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Brisbane universities are a mix of private and publicly funded schools that take students from around the world.
Since higher education is a major employer and industry across Australia it stands to reason that there would be numerous Brisbane universities in and around the city. Most of the universities have a high quota of international students and many of them also have numerous campuses in overseas locations. In 1988 a National Unified system for Tertiary Education was introduced and many colleges and more specialized schools became part of various universities, increasing numbers of students and campuses over night.
Here are the principal universities, in no particular order.
Queensland University of Technology
QUT was one of the first Brisbane universities; it started out as the Brisbane School of Arts in 1849, which had a large emphasis on teacher training. The tradition of education continues to day with Bachelor of Education being one of its most successful programs. OVer the years 12 other institutions merged to form what is now QUT in 1965. The emphasis of the school is still based on some of its former technical schools with practical education and job training being highlights of the university.It has 4 campuses which have 40 000 students across them. Two of the campuses are in downtown Brisbane while the other two serve the outer suburbs and the sunshine coast.
University of Queensland’s beautiful St. Lucia campus
One of the newer Brisbane universities it was founded in 1971 to help better serve the Gold Coast area of the state. It also has a reputation of leading the way in environmental sciences and international relations. Since beginning with just 451 students and one campus, the university now has five campuses between Brisbane and the Gold Coast and over 37,000 students.
Australian Catholic University
Following the unifying of tertiary schools across the country the new Australian Catholic University was formed by merging colleges in the major cities in eastern Australia. The schools each had origins in Catholic schools which were designed to help provide training to people looking for employment within Catholic schools and hospitals. From those beginnings the Australian Catholic Universities have expanded to include the full range of tertiary programs while still incorporating the values of the original colleges.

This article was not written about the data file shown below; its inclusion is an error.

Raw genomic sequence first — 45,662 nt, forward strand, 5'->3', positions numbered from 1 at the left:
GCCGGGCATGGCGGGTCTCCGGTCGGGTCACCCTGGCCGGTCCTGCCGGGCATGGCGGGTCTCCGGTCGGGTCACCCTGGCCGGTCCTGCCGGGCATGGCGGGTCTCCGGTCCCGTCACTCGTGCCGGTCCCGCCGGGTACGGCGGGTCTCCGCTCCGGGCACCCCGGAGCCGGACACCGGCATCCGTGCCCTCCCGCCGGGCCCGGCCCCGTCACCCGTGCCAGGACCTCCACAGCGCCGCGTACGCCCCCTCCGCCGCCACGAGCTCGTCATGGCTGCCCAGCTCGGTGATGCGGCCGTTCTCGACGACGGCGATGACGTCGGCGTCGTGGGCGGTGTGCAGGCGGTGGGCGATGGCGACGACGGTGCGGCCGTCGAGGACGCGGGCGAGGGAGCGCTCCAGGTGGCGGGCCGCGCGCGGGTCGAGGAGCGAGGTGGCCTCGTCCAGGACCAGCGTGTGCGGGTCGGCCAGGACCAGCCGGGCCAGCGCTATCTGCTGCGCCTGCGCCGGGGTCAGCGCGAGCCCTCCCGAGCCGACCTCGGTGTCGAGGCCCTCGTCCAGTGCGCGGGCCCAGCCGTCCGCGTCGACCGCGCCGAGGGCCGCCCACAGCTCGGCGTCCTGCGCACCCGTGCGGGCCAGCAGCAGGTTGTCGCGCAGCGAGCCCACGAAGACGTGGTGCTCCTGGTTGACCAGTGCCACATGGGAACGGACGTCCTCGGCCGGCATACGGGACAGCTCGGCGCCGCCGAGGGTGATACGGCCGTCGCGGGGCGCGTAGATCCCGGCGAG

Another university which started on the Gold Coast, to serve the ever growing population there, was Bond University. In 1989 it started with 322 students as Australia’s first private, non-profit, university and has grown into a leading provider of in-demand programs.
Central Queensland University
First established in 1967 to serve the students in rural and remote regions of the outback CQ has grown to be an international university with campuses as far away as singapore and Fiji and as close as Brisbane. Because of the remote nature of many of its first students CQ has continued the tradition of providing high quality distance education, introducing video lectures as early as 1987. The university now has international students from over 100 countries and continues to expand across the central region of Queensland.
James Cook University
Not one of the Brisbane universities but included here for completeness. JCU began in 1970 in Townsville to serve the tropical northern regions of Queensland. The university is dedicated to research in topics that affect the tropical region including global warming, ecosystems, and agriculture. The university has since expanded to seven campuses and over 20 specialist research stations.
University of Southern Queensland
USQ is another university that has risen from the amalgamation of various colleges and smaller universities. The main campus is now situated on the Sunshine Coast however it also has two other campuses and is one of the main providers of distance education. Over 75% of its students studying off-campus and because of this USQ has allowed more people access to tertiary education. A large percentage of its student population is made up of mature students, people from remote areas, and those from socio-ecomonically disadvantaged backgrounds.